For four days last week, the Advertising Week conference drew the biggest brands, top experts, and eager marketing and advertising professionals to its New York City home base at the AMC Loews in Lincoln Square. In the past, the conference has been spread out across a dozen different venues around the city, but this year, all the action happened in one place. While this resulted in tighter quarters and longer lines, it was worth it to take in more content, see more speakers, and meet more industry peers.

While it is a great opportunity to attend panels and speaking sessions during the conference, it can be challenging to distill all of the content down into takeaways. Topics varied widely from artificial intelligence and data-inspired storytelling to the power of podcasts and recent women’s movements, and that was just Monday’s agenda. The Bazaarvoice team was onsite attending panels throughout the week (and mingling amongst the bar lines during our happy hour on Wednesday evening) — these were the four biggest themes we heard at this year’s Advertising Week New York conference.

1. Television may be down, but it’s far from out.

With the rise of smart TVs, Roku, Amazon Fire, and Google Chromecast devices and Netflix, Hulu, and Sling TV services, the way in which television and video content is consumed has changed dramatically. While these changes have been happening over the course of the last five plus years, the advertising industry has been slow to acknowledge and adjust to this shift in consumer behavior.

However, at Advertising Week, many agencies and brands were acknowledging and, more importantly, excited by the opportunities presented by connected TV (CTV) and over-the-top (OTT) content. For example, Kristi Argyilan, Senior Vice President of Media & Guest Engagement at Target, shared that her focus for 2019 was to break into television, specifically buying television ads programmatically using first-party data. Hulu, a conference sponsor, had a visible presence at the event and presented research about Hulu users, their viewing behaviors, and how brands can effectively reach them through their platform.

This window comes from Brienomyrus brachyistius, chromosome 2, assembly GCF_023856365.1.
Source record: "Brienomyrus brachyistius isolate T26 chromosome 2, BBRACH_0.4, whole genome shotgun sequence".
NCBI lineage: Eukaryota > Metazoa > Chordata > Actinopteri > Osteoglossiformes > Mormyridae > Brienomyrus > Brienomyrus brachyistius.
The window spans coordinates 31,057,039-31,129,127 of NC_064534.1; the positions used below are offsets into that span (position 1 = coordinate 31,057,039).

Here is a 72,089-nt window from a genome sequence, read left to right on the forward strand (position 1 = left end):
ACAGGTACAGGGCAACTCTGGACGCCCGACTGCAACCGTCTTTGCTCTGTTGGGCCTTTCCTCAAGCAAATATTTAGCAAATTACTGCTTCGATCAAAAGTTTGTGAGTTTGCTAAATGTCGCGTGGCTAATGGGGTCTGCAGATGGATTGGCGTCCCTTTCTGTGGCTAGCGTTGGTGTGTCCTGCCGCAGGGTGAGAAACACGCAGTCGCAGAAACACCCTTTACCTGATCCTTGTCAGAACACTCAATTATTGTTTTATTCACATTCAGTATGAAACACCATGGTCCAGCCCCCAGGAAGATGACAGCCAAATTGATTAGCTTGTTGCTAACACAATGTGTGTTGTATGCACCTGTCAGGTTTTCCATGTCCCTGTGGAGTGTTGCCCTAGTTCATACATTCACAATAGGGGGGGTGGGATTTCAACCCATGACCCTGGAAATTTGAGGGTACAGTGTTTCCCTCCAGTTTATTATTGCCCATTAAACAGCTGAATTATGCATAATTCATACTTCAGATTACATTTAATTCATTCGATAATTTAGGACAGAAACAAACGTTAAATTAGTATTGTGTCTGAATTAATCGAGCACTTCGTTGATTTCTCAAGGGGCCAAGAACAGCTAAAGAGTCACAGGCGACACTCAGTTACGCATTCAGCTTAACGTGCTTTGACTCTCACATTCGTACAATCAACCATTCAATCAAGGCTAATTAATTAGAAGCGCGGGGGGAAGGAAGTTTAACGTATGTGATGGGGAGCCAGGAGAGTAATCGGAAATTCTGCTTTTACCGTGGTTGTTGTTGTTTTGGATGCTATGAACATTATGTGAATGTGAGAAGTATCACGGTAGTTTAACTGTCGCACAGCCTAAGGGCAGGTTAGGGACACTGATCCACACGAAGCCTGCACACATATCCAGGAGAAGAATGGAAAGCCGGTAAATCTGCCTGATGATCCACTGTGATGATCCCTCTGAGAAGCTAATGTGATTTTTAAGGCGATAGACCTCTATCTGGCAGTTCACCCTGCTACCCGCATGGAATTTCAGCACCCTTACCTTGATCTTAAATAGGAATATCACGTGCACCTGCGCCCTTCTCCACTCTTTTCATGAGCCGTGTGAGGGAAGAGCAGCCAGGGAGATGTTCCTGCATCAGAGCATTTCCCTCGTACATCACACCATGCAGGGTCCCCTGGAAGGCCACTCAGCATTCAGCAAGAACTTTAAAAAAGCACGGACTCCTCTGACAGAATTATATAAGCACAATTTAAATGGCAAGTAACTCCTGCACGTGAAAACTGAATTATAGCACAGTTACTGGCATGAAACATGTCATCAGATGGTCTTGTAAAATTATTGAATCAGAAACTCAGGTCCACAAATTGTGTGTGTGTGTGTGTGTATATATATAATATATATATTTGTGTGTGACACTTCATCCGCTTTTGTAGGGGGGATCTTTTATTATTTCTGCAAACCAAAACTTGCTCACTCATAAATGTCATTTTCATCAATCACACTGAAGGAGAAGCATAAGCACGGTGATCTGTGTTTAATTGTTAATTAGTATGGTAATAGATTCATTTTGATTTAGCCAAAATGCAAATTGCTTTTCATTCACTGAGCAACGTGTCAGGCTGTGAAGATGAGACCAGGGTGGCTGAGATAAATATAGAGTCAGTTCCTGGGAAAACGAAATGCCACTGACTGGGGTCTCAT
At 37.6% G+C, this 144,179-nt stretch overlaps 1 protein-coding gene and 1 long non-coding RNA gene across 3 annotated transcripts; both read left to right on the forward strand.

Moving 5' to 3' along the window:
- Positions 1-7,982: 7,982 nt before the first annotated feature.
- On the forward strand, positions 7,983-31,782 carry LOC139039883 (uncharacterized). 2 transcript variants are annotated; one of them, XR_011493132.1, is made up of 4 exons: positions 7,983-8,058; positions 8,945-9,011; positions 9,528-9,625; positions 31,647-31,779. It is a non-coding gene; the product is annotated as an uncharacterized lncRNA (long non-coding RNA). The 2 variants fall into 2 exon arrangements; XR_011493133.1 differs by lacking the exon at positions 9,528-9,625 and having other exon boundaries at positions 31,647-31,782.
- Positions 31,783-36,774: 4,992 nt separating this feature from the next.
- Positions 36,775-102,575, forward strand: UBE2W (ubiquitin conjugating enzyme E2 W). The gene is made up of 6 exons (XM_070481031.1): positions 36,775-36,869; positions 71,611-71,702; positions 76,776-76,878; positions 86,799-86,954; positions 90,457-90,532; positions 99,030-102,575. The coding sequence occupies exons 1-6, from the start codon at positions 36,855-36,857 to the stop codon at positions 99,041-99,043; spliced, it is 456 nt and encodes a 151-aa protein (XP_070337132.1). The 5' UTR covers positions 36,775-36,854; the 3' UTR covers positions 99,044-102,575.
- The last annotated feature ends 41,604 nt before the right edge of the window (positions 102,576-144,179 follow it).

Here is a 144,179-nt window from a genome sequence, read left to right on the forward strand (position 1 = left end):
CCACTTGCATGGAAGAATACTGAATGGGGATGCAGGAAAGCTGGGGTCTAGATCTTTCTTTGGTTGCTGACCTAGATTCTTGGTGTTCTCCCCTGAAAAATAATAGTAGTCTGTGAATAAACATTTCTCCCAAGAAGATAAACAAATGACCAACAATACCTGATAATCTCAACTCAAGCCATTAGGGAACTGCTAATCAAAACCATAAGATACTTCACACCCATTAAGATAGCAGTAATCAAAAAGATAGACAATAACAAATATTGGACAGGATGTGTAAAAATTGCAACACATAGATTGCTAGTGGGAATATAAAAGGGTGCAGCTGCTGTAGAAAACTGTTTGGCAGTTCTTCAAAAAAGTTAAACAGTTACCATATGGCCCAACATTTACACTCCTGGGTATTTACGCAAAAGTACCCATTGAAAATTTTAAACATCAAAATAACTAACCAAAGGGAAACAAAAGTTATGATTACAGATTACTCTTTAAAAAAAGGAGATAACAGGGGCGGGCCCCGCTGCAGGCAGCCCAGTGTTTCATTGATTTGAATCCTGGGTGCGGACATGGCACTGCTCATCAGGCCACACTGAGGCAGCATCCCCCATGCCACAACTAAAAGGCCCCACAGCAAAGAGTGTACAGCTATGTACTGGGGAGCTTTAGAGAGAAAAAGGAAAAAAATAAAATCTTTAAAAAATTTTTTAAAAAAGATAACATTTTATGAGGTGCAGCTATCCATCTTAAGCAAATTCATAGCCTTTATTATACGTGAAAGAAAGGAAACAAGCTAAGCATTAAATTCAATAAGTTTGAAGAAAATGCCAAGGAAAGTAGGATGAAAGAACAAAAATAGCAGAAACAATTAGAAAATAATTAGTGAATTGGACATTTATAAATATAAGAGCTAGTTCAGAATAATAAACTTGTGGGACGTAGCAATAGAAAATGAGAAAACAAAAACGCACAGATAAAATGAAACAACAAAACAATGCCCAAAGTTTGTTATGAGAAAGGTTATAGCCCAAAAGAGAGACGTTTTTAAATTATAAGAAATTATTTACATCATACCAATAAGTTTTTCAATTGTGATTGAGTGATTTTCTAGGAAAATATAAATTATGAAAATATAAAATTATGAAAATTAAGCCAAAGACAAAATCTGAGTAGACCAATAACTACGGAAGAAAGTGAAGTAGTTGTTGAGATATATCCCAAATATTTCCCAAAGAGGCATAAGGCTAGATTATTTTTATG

Advertising on television is not dead; it’s just different. Television, and the advertising that goes along with it, is shifting from a 1:many model to a 1:1 model. An ad viewing experience that isn’t relevant is doing a disservice to the consumer but also to the entire advertising industry. In the Future of TV Advertising panel, Todd Gordon, director of Adobe Advertising Cloud TV, said, “the industry needs to have a conversation about the viewer experience. We’re exposing viewers often to commercials that aren’t appropriate for them, which then leads them to choose non-commercial environments. It’s urgent that we as an industry do more to think about the customer experience.”